declining medical treatment. But Berry had in fact fractured his skull,
and was rushed to the hospital three hours later in pain and delirium. He died of cerebral swelling, with the doctors
noting that he would have been saved had he immediately went to the hospital following
his accident. Number 1: TE Lawrence
TE Lawrence is known worldwide by his nickname “Lawrence of Arabia”. A British archeologist, diplomat, and military
officer, he became famous for his exploits in the Middle East during World War 1. He managed to persuade local Arabian tribes
to cooperate with the British Army against the Ottoman Empire, and even fought alongside
the desert Bedouins during the Arab Revolt. The breadth and great variety of his activities
earned him international fame, and his wartime exploits were depicted in the 1962 film “Lawrence
of Arabia” – which is considered by many as one of the greatest and most influential films
of all time. After having avoiding death in numerous battles
throughout the war, Lawrence ended up meeting his end in a tragic road accident at home. In 1935, just two months after leaving military
service, Lawrence was riding his Brough Superior SS100 motorcycle near his cottage in South
West England. A dip in the road caused him to not see two
boys on their bicycles, and he swerved just in time to avoid them, but lost control of
his vehicle and got thrown over the handlebars. He was not wearing a helmet and suffered serious
traumatic head injuries that left him in a coma. He died six days later at the hospital, at
the age of 46. The site of his crash is marked by a small
memorial at the side of the road. One of the doctors treating Lawrence was the
neurosurgeon Hugh Cairns, who consequently conducted a study centered around the unnecessary
deaths of motorcyclists through head injuries. His research eventually led to the use of
crash helmets by motorcycle riders, saving the lives of many. Lawrence’s privately owned SS100 motorcycle
has been loaned and displayed in the UK’s Imperial War Museum and National Motor Museum.

100 comments on “7 of History’s Most Famous Motorcycle Accidents

  1. They missed the real number 1 motor cycle accident. I also noticed they never mentioned the impact speed or merely told slow ones. Number 1 is ME! Impact speed 135+mph. So many operations the hospital lost count. 2-3 operations for the first 3-4 months. Head-on collision with a car. ( his fault, he was speeding ). Though only a little famous in certain circles… ( played pool with renoun skills – even though severely disabled.) Will be extremely famous soon, and world-wide hated (wrongfully) as well. When the smoke clears I will be cleared of any hate. The wreck happened in 1979. Still more operations are needed, but too risky… Already died 3 times that I know of thus far and at least one more death to go. Even participated in an operation on me in a hospital and finished it myself with another doctor and two nurses told to assist me while I finish it. (See right outside my rooms window (emergency operation is why it was being done in my hops room) a man below my window got shot 7 times and we were not quite 1/2 way through the operation. This really is all true. In all the states and hospitals and doctors I have been seen by, no one knows of anyone that survived what I went through and with all that… I still have all my limbs, organs and still walk with just a partial paralysis of my shortened leg.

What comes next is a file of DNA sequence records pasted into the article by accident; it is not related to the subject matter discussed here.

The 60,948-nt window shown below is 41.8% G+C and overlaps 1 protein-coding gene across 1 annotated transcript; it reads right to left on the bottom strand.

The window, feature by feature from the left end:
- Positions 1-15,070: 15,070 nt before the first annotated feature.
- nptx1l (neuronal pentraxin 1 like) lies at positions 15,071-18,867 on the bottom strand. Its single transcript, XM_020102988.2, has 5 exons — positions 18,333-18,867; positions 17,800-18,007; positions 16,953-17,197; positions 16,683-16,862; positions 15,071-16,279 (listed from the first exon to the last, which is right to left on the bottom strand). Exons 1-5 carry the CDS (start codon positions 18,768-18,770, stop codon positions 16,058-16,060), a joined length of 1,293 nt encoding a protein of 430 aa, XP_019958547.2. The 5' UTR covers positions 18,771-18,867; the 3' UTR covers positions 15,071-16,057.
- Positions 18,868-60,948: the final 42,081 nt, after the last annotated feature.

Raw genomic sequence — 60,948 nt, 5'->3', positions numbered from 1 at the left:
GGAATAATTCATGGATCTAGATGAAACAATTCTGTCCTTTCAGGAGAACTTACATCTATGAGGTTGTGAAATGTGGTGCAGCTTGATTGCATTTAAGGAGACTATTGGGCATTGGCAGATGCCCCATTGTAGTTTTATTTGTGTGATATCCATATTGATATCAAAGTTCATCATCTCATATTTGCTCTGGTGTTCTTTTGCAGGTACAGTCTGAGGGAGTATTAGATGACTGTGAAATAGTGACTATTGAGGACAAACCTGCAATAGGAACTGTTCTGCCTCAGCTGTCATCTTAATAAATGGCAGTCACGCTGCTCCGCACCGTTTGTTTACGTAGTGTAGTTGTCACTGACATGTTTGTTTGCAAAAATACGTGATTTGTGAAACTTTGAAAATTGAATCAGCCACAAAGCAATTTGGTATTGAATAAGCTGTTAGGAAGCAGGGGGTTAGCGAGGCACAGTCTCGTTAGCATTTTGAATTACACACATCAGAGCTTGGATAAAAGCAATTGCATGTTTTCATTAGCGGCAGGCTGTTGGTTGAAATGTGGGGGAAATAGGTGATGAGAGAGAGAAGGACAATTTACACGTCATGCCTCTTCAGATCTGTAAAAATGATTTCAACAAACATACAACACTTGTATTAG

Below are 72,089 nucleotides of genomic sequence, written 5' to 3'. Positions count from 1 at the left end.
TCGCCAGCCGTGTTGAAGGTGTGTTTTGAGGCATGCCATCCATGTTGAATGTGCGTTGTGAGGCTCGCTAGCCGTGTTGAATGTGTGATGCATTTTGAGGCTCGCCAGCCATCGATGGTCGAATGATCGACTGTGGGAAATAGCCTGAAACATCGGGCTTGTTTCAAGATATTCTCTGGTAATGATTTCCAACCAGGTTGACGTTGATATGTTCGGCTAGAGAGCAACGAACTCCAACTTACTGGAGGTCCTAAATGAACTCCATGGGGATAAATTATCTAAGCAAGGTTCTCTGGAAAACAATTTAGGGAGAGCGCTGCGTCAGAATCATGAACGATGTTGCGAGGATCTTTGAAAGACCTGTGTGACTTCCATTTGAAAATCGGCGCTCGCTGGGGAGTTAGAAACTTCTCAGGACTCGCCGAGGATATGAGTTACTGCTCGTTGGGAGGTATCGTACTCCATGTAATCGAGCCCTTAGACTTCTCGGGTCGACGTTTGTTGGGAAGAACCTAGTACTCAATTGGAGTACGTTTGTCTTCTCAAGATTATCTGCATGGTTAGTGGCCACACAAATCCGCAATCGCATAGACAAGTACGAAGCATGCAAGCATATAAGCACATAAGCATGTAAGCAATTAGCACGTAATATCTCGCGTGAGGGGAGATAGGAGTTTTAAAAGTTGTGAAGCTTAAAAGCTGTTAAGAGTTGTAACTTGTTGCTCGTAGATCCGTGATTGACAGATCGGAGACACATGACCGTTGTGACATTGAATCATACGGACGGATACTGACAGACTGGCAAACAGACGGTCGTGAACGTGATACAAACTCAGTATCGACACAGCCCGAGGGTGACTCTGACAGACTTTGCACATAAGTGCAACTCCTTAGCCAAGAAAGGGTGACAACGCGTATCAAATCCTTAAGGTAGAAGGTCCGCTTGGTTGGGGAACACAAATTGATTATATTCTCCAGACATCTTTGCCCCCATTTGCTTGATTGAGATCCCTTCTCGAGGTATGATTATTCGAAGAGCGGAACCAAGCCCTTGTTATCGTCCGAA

2. Ride bikes before I drove cars in my early days and have no doubt it taught me a huge amount about road surfaces braking cornering and watching every other arsehole that will attempt to kill you. When I got into a car even though my first was a v8 it was so slow it was Laughable. Now I have three cars and a recently brought a cbr 1000. I still give it a squirt but don't ride it to work when every dickhead is still half asleep and always ride within my limits. I consider myself a very capable rider, trust your instincts because the car that looks like it going to pull out in front of you probably will.

  3. The narrator keeps mispronouncing the word, "contributed" by saying "CON-tri-bu-ted" (accenting the first syllable). Very annoying ! I wish these British would learn to speak proper English.

  4. 4:19 – the Hockey player just picked up his first motorcycle….. Ummmm, it was a Gixxer1000…. COMPLETELY AND UTTERLY UNSUITABLE for anything but the most experienced rider and you are wondering why he lost it? I can tell you – Too much bike Vs skill. Oh – loved the kangaroo sign at 2:38……

  5. I spent 19 hours in surgery, 2.5 weeks in ICU, 7 months in hospital, 2.5 years in rehabilitation. Be careful on motorcycles.